The Wrecking Crew backed dozens of popular acts and were one of the most successful groups of studio musicians in music history.[133][134] According to Kent Hartman, "... if a rock-and-roll song came out of an L.A. recording studio from between about 1962 and 1972, the odds are good that some combination of the Wrecking Crew played the instruments. No single group of musicians has ever played on more hits in support of more stars than this superbly talented—yet virtually anonymous group of men (and one woman)."[135] According to The New Yorker, "The Wrecking Crew passed into a history that it largely created, imperfectly acknowledged but perfectly present in hundreds of American pop songs known to all."[96] In 2008, the Wrecking Crew were featured in the documentary film The Wrecking Crew, directed by Tommy Tedesco's son, Denny Tedesco.[136] In 2014, its musicians were depicted in the Brian Wilson biopic Love & Mercy (playing the instrumental track Pet Sounds).[137]

Two of their members, drummers Hal Blaine and Earl Palmer, were among the inaugural "sidemen" inductees to the Rock and Roll Hall of Fame in 2000, and the entire Wrecking Crew was inducted into the Musicians Hall of Fame in 2007.[138][139][140] In 2010, Blaine was elected into the Modern Drummer Hall of Fame.[141]

List of members[edit]

Sources: Kent Hartman (The Wrecking Crew)[142] and Robert Lloyd ("Time of the Session"; LA Weekly)[59]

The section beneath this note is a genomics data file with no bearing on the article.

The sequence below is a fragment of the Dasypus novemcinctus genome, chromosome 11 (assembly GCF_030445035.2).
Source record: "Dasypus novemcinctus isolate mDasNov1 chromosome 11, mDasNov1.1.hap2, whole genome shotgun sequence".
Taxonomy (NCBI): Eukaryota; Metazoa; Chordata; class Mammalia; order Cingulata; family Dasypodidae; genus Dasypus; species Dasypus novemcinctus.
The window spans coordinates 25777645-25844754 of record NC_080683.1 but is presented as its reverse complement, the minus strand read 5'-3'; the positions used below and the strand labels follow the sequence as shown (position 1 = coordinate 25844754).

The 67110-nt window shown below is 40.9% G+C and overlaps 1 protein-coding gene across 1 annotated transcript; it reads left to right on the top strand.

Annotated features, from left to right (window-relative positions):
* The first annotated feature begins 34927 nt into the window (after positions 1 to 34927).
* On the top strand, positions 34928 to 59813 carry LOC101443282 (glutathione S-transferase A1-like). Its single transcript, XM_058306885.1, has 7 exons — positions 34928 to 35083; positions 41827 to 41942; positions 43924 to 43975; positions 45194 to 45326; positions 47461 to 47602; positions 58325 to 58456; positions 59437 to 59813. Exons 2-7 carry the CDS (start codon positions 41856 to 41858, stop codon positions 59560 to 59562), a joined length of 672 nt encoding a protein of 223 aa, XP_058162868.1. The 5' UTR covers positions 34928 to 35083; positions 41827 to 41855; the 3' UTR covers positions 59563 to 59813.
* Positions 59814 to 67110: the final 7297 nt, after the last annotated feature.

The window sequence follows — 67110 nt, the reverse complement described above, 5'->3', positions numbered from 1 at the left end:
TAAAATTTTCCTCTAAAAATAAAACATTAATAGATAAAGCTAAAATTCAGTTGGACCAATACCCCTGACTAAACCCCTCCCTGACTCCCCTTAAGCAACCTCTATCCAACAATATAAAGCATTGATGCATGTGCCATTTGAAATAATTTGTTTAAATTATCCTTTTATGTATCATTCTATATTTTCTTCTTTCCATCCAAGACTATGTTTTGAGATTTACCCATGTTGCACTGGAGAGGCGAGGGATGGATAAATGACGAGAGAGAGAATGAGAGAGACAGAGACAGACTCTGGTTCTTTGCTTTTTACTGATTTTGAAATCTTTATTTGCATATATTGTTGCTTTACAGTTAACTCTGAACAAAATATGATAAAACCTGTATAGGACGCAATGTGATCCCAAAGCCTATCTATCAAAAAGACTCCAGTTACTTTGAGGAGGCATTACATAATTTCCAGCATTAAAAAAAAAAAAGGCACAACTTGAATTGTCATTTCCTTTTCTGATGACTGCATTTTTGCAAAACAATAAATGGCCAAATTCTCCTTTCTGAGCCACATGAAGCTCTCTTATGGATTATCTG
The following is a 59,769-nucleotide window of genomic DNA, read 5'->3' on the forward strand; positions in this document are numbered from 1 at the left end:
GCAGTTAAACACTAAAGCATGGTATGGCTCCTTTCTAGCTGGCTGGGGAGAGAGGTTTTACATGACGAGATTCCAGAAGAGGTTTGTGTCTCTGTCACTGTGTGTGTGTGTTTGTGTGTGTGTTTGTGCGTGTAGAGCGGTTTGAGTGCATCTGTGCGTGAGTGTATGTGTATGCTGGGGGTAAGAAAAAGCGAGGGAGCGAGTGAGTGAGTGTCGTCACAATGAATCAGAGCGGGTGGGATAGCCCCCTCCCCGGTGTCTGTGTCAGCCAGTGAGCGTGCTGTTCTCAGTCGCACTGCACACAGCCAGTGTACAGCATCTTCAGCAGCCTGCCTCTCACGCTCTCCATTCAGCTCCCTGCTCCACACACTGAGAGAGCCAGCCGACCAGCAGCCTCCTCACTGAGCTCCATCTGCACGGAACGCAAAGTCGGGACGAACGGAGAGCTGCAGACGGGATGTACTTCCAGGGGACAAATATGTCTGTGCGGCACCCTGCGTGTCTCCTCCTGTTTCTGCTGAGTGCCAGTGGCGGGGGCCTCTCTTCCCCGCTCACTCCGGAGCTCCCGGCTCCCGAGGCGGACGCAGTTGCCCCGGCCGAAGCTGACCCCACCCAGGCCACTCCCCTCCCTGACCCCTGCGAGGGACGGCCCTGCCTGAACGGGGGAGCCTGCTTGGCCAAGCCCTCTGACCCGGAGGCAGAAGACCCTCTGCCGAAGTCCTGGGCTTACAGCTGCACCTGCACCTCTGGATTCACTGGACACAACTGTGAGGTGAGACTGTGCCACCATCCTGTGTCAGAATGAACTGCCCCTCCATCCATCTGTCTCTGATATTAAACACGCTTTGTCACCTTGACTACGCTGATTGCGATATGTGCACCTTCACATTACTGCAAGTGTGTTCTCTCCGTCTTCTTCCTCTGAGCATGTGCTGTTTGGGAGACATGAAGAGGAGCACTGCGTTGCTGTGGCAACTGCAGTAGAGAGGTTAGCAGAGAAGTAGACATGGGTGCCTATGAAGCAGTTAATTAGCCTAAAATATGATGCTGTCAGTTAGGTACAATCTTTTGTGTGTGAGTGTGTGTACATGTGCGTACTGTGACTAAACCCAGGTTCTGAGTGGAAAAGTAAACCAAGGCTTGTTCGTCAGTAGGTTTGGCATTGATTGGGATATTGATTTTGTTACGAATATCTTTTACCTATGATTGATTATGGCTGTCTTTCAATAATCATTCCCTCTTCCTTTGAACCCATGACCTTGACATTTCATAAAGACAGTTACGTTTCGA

Blaine, Osborn and Knechtel were often collectively referred to as the Hollywood Golden Trio.[146]

Selected recordings[edit]

Year Song[147] Artist US
1962 "The Lonely Bull" Herb Alpert & the Tijuana Brass 6 22
"Zip-a-Dee-Doo-Dah" Bob B. Soxx and the Blue Jeans 8 45
"He's a Rebel" The Crystals 1 19
1963 "Da Doo Ron Ron (When He Walked Me Home)" The Crystals 3 5
"Surf City" Jan and Dean 1 26
"Be My Baby" The Ronettes 2 4
1964 "I Get Around" The Beach Boys 1 7
"Dead Man's Curve" Jan and Dean 8
"Everybody Loves Somebody[150] Dean Martin 1 11
"Little Old Lady (from Pasadena)" Jan and Dean 3
"You've Lost That Lovin' Feelin'" The Righteous Brothers 1 1
"Unless You Care"[151] Terry Black 99
"Mountain of Love" Johnny Rivers 9
1965 "Help Me, Rhonda" The Beach Boys 1 27
"Mr. Tambourine Man" The Byrds 1 1
"This Diamond Ring" Gary Lewis and the Playboys 1
"California Dreamin'" The Mamas & the Papas 4 23
"Eve of Destruction" Barry McGuire 1 3
"I Got You Babe" Sonny & Cher 1 1
1966 "No Matter What Shape (Your Stomach's In)[152] The T-Bones 3
"My Love" Petula Clark 1 4
"Good Vibrations" The Beach Boys 1 1
"Poor Side of Town" Johnny Rivers 1
"Monday Monday" The Mamas & the Papas 1 3